I have taken some deserved guff from indignant linksters for saying that there are no true links golf courses in my home country. I know I should have been saying that there were no genuine links, but I have not been to Bandon yet, nor have I sampled the nine-holer on Cape Cod, both regarded as genuine North American links. And the golfing curmudgeon in me kind of liked saying that you have to travel to the British Isles to play a real links, and I still sort of believed it–until today.
The defining characteristic of a links course is that it’s laid upon dunes, but there is more to the experience–history, accents, foreign dishes and strange currency–that make a links expedition feel like just that–an expedition, an adventure to elsewhere. The golf transports, but so does all the other stuff, and today I learned that all that good other stuff can be found in North America, whether I like it or not. And I do like it. Very much.
(Before I go too far, I should note that this blog has gone dormant for good reason, and that it has to do with the answer to the question I’ve been hearing from friends and readers lately–WHERE THE HELL IS YOUR SCOTLAND BOOK? I’m very pleased to say here that it’s done. Well, done in the way that my kids say their dinners are done; there’s still plenty of work left on the plate. The first draft is complete, but months of editing and polishing await. My fingers are crossed for a release date around Father’s Day next year, but that is as unconfirmed as unconfirmed gets.)
As I worked my way through the final chapters of A Course Called the Kingdom, I found myself seeking a links refresher, a reminder of what it was that had me playing 110 rounds in 57 days and wishing for another week. I had heard of Cabot but thought it a cheese; not until news hit my inbox of a new course opening up beside the Cabot Links did I figure out where Cabot was (Nova Scotia), and that it was a true North American links (the only one in Canada). I began planning a summer pilgrimage. My wife and kids would love a little city escape to the cooler July of Cape Breton, and some sightseeing around the Cabot Trail would be the stuff of forever family memories. Then we decided to build a new house and move this summer, and our vacation plans were scrapped in the name of prudence and what’s best for the family.
So I went without them. Come on, it was a links. Just two hours away. I had far more selfish and poorly-timed boondoggles under my belt; 48 hours in Nova Scotia would hardly register on the your husband is doing what? scale. And once I learned that Nova Scotia translates to New Scotland just as the pages were piling up on my Scotland book, the trip became an inevitability. Plus, my wife is a rock star, in case you haven’t already come to that conclusion.
On my drive in from Halifax, I found the eastern Canadian isle of Cape Breton dotted with Scottish place names. Nova Scotia had been settled by Scots, and when I arrived in wee Inverness on the Cape’s western coast, I discovered a golfing heaven named after the explorer who found the island–John Cabot, whose ship the Matthew serves as the resort’s logo (I wondered if some savvy marketer renamed the town Inverness to attract golfers, but the name far outdated the golf courses).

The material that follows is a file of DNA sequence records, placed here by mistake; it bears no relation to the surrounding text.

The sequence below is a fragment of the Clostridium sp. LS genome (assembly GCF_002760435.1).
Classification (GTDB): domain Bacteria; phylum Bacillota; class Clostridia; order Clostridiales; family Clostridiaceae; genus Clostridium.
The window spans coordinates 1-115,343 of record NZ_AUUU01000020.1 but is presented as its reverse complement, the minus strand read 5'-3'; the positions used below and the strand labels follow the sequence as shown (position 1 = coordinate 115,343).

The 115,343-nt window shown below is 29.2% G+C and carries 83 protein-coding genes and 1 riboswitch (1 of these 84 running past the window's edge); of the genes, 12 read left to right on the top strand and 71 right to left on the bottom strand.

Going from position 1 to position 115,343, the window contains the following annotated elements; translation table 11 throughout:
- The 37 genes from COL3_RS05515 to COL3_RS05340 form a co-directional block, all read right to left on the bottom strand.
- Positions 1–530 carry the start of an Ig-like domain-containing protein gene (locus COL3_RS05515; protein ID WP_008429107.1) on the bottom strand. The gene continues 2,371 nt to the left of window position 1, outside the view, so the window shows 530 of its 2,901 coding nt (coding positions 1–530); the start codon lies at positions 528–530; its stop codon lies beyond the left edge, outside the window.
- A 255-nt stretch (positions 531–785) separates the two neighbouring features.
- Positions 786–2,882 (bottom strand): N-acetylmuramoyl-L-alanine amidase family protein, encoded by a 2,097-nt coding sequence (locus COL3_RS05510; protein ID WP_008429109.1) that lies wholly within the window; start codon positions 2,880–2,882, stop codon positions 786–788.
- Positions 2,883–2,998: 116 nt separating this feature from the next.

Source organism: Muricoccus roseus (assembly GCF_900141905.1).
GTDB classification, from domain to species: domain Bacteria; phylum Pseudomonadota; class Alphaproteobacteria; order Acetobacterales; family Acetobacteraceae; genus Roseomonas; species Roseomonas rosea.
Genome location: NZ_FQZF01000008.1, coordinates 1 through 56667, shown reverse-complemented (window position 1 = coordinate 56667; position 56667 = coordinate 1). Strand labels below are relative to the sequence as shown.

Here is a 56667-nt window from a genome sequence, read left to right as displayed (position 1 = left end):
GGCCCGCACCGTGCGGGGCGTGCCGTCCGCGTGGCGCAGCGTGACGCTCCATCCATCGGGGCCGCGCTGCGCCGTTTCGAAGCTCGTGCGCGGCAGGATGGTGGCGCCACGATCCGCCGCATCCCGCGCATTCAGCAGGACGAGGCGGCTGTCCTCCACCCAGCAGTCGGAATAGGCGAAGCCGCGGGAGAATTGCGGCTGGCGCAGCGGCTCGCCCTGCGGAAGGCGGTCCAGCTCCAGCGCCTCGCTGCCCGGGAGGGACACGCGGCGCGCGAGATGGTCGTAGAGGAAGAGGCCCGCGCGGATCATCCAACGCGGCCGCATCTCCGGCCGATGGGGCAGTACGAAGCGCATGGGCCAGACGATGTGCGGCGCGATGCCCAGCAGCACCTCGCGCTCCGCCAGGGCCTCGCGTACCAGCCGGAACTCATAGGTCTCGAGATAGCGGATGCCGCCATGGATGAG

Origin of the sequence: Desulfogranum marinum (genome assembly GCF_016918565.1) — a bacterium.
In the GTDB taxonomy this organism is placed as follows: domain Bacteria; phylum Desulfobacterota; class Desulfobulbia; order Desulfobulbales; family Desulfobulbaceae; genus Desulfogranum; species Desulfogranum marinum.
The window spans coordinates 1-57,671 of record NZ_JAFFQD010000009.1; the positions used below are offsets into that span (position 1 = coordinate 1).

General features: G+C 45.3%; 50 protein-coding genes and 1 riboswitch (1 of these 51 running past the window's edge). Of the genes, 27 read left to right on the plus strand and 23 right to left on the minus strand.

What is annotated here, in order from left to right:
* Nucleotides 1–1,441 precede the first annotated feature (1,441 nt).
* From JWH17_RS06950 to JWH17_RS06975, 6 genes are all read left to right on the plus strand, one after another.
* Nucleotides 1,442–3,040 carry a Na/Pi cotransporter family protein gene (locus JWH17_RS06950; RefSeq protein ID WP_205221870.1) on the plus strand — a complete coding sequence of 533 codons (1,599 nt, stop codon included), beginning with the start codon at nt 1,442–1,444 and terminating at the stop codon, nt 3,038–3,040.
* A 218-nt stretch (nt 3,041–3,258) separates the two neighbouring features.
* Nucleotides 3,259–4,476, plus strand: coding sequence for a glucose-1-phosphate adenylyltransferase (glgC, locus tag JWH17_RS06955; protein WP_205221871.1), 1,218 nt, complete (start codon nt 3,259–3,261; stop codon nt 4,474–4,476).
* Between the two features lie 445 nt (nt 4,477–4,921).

Calling Cabot a resort is a bit of a disservice to what makes Cabot so extraordinary. It’s more of a golf hub, or a golfer’s retreat. The place is efficiently perfect–no sprawling hotel or pool bars or day spas. There are a few low-profile buildings, each holding a dozen or so golf-appointed guest rooms (with golf-shoe-friendly carpet, golf art, golf quotes painted on each door, and do-not-disturb hangers that tell passers-by that you are busy working on your swing). Good pro shop, small reception desk, two restaurants, patio dining beside 18 green and a golf pub on the hill (where I ate my first poutine, fries smothered in gravy and melted cheese curds that changed my whole outlook on what Canada had to offer me as someone who only partly followed hockey anymore)–it is a simple and easy-going destination that is four-star in an understated way. The service is island-friendly, the locals happy you are there to share their rare corner of the world. It is the golf resort I would design if I ever had the chance–user-friendly, unpretentious, and a place where absolutely nothing overshadows the golf course.
It would be impossible to overshadow a course like the Cabot Links, and they know it–they don’t let you take your eyes off it at Cabot, where every window on the property overlooks the course, much like every hole on the golf course overlooks the ocean (eighteen water views is not guaranteed on a links course, but with the addition of the new Cabot Cliffs track up the road, Cabot boasts 36 holes with ocean breakers in view).
The Cabot Links is just that–a true sandy links packed with vistas and postcard shots, and as good a test as the top links of the UK and Ireland. And the new Cabot Cliffs, designed by Coore/Crenshaw and just officially opened in June, is a beast of a cliffside track. Every hole is dripping with drama and the closing stretch along the rocks is the closest thing I’ve experienced to Old Head outside of Kinsale.
Great people, stunning golf, and everything made effortless–aside from the tee shots on the Cliffs course. They required concerted effort. (My caddy is still out there looking for some of mine. A native of Cape Breton where a version of Scots Gaelic is still spoken among the locals, his accent was a cool mix of Irish, Scottish, and Canadian twang. Really nice kid. I hope he makes it back okay.)
I will always hear and heed the call back to Scotland, but with a flight shorter than going to Florida, a soft Canadian dollar, and two courses I could play for a month without getting bored, New Scotland is going to be tough to fly over.